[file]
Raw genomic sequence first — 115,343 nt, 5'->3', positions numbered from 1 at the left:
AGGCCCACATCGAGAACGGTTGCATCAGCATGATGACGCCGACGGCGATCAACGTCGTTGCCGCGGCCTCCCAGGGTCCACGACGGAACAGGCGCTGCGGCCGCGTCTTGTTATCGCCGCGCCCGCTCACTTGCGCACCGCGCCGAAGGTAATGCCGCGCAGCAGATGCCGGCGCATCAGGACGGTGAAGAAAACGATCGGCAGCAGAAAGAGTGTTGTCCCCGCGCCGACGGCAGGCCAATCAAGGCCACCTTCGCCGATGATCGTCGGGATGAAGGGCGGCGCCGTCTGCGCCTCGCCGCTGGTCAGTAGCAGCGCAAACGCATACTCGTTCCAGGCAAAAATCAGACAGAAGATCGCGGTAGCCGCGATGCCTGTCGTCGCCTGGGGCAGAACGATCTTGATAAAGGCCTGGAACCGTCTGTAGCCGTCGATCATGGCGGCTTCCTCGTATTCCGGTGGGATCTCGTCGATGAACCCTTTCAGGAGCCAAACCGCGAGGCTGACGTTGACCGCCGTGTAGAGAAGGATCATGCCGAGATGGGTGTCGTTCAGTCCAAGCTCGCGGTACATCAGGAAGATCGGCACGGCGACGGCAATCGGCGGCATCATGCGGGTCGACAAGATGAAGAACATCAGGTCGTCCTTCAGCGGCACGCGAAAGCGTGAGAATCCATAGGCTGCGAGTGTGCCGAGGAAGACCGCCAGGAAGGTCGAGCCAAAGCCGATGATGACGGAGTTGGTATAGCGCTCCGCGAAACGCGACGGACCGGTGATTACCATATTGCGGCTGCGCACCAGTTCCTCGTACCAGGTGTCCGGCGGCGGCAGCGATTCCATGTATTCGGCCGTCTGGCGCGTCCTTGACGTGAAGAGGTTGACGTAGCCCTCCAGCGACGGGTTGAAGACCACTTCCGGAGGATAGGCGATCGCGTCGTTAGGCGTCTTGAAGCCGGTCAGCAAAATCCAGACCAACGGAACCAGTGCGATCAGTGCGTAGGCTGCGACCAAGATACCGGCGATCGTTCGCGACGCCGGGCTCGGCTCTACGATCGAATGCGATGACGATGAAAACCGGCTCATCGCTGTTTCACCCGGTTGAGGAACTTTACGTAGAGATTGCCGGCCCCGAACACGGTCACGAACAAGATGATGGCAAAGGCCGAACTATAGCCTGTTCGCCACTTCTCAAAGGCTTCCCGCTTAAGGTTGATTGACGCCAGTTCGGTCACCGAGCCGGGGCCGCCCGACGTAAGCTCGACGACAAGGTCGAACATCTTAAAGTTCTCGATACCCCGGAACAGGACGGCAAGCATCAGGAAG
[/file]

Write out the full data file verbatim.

Raw genomic sequence first — 115,343 nt, 5'->3', positions numbered from 1 at the left:
AGGCCCACATCGAGAACGGTTGCATCAGCATGATGACGCCGACGGCGATCAACGTCGTTGCCGCGGCCTCCCAGGGTCCACGACGGAACAGGCGCTGCGGCCGCGTCTTGTTATCGCCGCGCCCGCTCACTTGCGCACCGCGCCGAAGGTAATGCCGCGCAGCAGATGCCGGCGCATCAGGACGGTGAAGAAAACGATCGGCAGCAGAAAGAGTGTTGTCCCCGCGCCGACGGCAGGCCAATCAAGGCCACCTTCGCCGATGATCGTCGGGATGAAGGGCGGCGCCGTCTGCGCCTCGCCGCTGGTCAGTAGCAGCGCAAACGCATACTCGTTCCAGGCAAAAATCAGACAGAAGATCGCGGTAGCCGCGATGCCTGTCGTCGCCTGGGGCAGAACGATCTTGATAAAGGCCTGGAACCGTCTGTAGCCGTCGATCATGGCGGCTTCCTCGTATTCCGGTGGGATCTCGTCGATGAACCCTTTCAGGAGCCAAACCGCGAGGCTGACGTTGACCGCCGTGTAGAGAAGGATCATGCCGAGATGGGTGTCGTTCAGTCCAAGCTCGCGGTACATCAGGAAGATCGGCACGGCGACGGCAATCGGCGGCATCATGCGGGTCGACAAGATGAAGAACATCAGGTCGTCCTTCAGCGGCACGCGAAAGCGTGAGAATCCATAGGCTGCGAGTGTGCCGAGGAAGACCGCCAGGAAGGTCGAGCCAAAGCCGATGATGACGGAGTTGGTATAGCGCTCCGCGAAACGCGACGGACCGGTGATTACCATATTGCGGCTGCGCACCAGTTCCTCGTACCAGGTGTCCGGCGGCGGCAGCGATTCCATGTATTCGGCCGTCTGGCGCGTCCTTGACGTGAAGAGGTTGACGTAGCCCTCCAGCGACGGGTTGAAGACCACTTCCGGAGGATAGGCGATCGCGTCGTTAGGCGTCTTGAAGCCGGTCAGCAAAATCCAGACCAACGGAACCAGTGCGATCAGTGCGTAGGCTGCGACCAAGATACCGGCGATCGTTCGCGACGCCGGGCTCGGCTCTACGATCGAATGCGATGACGATGAAAACCGGCTCATCGCTGTTTCACCCGGTTGAGGAACTTTACGTAGAGATTGCCGGCCCCGAACACGGTCACGAACAAGATGATGGCAAAGGCCGAACTATAGCCTGTTCGCCACTTCTCAAAGGCTTCCCGCTTAAGGTTGATTGACGCCAGTTCGGTCACCGAGCCGGGGCCGCCCGACGTAAGCTCGACGACAAGGTCGAACATCTTAAAGTTCTCGATACCCCGGAACAGGACGGCAAGCATCAGGAAG